Perhaps it would be more realistic, more historically accurate, for us to call this 4th of July our "Revolution Day".  Because when you think about it, that is really what we are choosing to mark and remember.  Revolution Day -- I like the sound of that, especially in this year of Re-Birth.  Because it helps me remember to mark and to celebrate every vision, every dream, every goal I can proclaim.  I do not have to wait until it is all achieved - until every dream is fulfilled, every goal is complete, every vision is fully grown.  Indeed, it just may be the celebrations themselves which help to create the reality.  

Where would this nation have ended up (as colonists, perhaps?) without the Declaration of Independence?  Where would any of us be without our own proclamations of faith, or our own declarations of hope?  They may be only the beginning.  There may be battles yet to fight, tough times to weather, chaos or fear to overcome.  Yet we have begun - independence is possible - when we mark, remember, and celebrate our own "Revolution Days".  So I say, pass the sparklers!  It's a good day for revolution! 

Friday, July 2, 2010

Following a Thread

The loose thread appeared to be something I could easily pull off my jacket.  It seemed to be an isolated flaw, and one which could be removed without disturbing the rest of the garment.  So, I grasped it between two fingers and gave a little tug... and then watched as the hem neatly unravelled in my hands!

Obviously there was nothing "isolated" about that thread.  Like so many of the issues of our lives, that loose thread was entwined around other, more stable threads and caught up in the overall weave of the jacket in ways I could not see at first glance.  Pulling the one thread actually impacted several others in a way that brought about the unravelling I had so wanted to avoid.

For me, it was a good lesson and an excellent metaphor.  There are times when I have felt myself unravelling.  There are times when I am caught in the grip of emotions which are entwined around one another.  And I cannot always recognize those threads - much less follow them - on a conscious level.  Just last night I was frustrated about three months of child support not yet paid, and college tuition due in less than a month.  I was fearful and more than a little angry about emails gone unanswered and promises not kept.  And I found myself unravelling.

This morning light dawned ... and I realized that I had been pulling a thread of grief which was entwined around the threads of anger, fear, and righteous indignation.  I have been a single mother for 15 years.  Those 15 years have lulled me into thinking the wounds of rejection, the pain of loss are healed and gone.  But the truth is that those threads are still a part of the tapestry of my life.  No wonder the level of my unrest kept rising; no wonder my anger rose to rage, when I inadvertently began to pull at the threads of pain.  

I do not like to unravel, even a bit.  And I do not do it very often.  Yet I am learning to welcome the fraying when it comes.  Because it always gives me a chance to follow the threads and to see where they lead.  It gives me an opportunity for healing and a chance for hope.  When a garment - or a life - unravels, you have a chance to re-weave it (maybe even to re-birth it!) into something stronger, more beautiful, and new.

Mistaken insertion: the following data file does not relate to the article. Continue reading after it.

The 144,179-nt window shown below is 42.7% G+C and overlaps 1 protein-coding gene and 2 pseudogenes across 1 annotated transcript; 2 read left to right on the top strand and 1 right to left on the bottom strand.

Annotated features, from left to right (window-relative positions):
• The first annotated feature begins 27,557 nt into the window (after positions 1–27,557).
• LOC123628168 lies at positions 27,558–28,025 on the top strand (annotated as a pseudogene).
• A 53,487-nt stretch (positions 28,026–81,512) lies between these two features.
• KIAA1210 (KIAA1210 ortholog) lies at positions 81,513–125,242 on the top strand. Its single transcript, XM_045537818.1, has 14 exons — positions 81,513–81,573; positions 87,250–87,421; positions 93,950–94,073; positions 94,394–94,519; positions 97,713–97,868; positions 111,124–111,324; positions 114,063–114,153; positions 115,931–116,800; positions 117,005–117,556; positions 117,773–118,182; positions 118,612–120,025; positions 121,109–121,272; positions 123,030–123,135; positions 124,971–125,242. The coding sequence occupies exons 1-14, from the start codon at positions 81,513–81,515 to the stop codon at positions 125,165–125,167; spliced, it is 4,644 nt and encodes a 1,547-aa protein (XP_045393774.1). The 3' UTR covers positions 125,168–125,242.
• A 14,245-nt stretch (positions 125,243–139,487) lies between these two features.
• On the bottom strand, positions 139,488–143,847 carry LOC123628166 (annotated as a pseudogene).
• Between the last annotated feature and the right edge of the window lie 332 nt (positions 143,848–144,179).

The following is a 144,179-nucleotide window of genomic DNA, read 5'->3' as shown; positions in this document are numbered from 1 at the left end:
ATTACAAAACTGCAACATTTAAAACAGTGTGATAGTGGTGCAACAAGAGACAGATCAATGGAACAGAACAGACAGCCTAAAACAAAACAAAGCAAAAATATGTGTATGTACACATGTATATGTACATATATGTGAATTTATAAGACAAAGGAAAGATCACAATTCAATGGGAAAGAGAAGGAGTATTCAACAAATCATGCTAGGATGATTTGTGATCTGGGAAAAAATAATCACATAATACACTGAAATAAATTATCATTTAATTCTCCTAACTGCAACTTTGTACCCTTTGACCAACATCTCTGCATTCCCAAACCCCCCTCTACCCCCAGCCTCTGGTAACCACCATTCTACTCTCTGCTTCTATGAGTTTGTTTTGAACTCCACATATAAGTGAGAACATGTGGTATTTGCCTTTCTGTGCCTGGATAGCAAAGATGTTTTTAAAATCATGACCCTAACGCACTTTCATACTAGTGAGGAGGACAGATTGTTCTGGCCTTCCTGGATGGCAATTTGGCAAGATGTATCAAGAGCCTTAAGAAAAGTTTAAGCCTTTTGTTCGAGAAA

So I wonder where the next thread will finally lead?

Thursday, July 1, 2010

Golf Balls??

I do not believe in coincidences...at least not until they have been thoroughly examined and investigated. I try to live each day fully present to the presence of God in the present moment. Which means, I try to pay attention when I am surprised by anything seemingly coincidental.

Recently, my attention has been drawn to golf balls. I know, it seems odd, but I am trying to figure out what in the world Spirit is trying to tell me through golf balls! About a week ago I was on the beautiful beach at Florence, Oregon, playing with the puppy. While Reggie fixated on chasing the tennis ball (over and over and over), I walked along the water's edge, enjoying the sand and the sun. When I came upon a golf ball gently rolling in the surf, I picked it up so it would not end up in some poor seagull's throat.

After about an hour we left the beach and headed inland to Reggie's first "agility" training class. Before we got to the instructor's home, we stopped for another romp - this time in a middle school's baseball field. Once again Reggie raced around "herding" the ball I threw for him, leaping to catch it in his mouth or pouncing on it in the grass. Once again, I walked the field and was surprised to find (you guessed it) a golf ball lying in the grass. I pocketed it along with the one from the beach, and didn't think anything more about it.

Until the next day when I again took Reggie and the "chuck-it" out to run off some of his innate over-the-top energy. And again, I discovered a golf ball lying smack dab in my path!

So what could this mean? What is the message for me? I think it is probably too late for me to join the pro circuit, even if I had ever mastered the game. My mom might tell me the message is an encouragement to take it up again, maybe even to receive the gift of her old clubs. My friend suggested maybe it was a clue to my next husband (you know, find the golfer, and go after him!) But really...

I think the message is much more subtle than any of these suggestions. When I think about golfing, I think of the frustration I used to feel because I was not able to do it right all the time. Those one or two good shots were hopelessly lost in the multitude of poor ones. I remember the dismay that came with knowing my head should stay down and my swing should be relaxed and my knees should be bent... and the reality that time and again my head would bob up, my swing would be stiff and my knees as straight as sticks.

Going down this memory lane, I'm thinking to take those found golf balls and give them away - quickly. And yet maybe it is possible to play the game (of golf, or even of life) without the frustration. Because maybe I could let go of my expectations that I should "do it right" all the time. Maybe I could learn to pay closer attention to the one or two good shots - the successes I enjoy, no matter how minor - and cease to give the limelight to my mis-steps or mistakes. Maybe I could learn that just "knowing" is not the same as "doing", and I could become more patient with myself in the process of growing into wisdom, head/heart/body/and spirit.

Well, what do you know! Golf balls, it turns out, can be a pretty effective communications tool after all.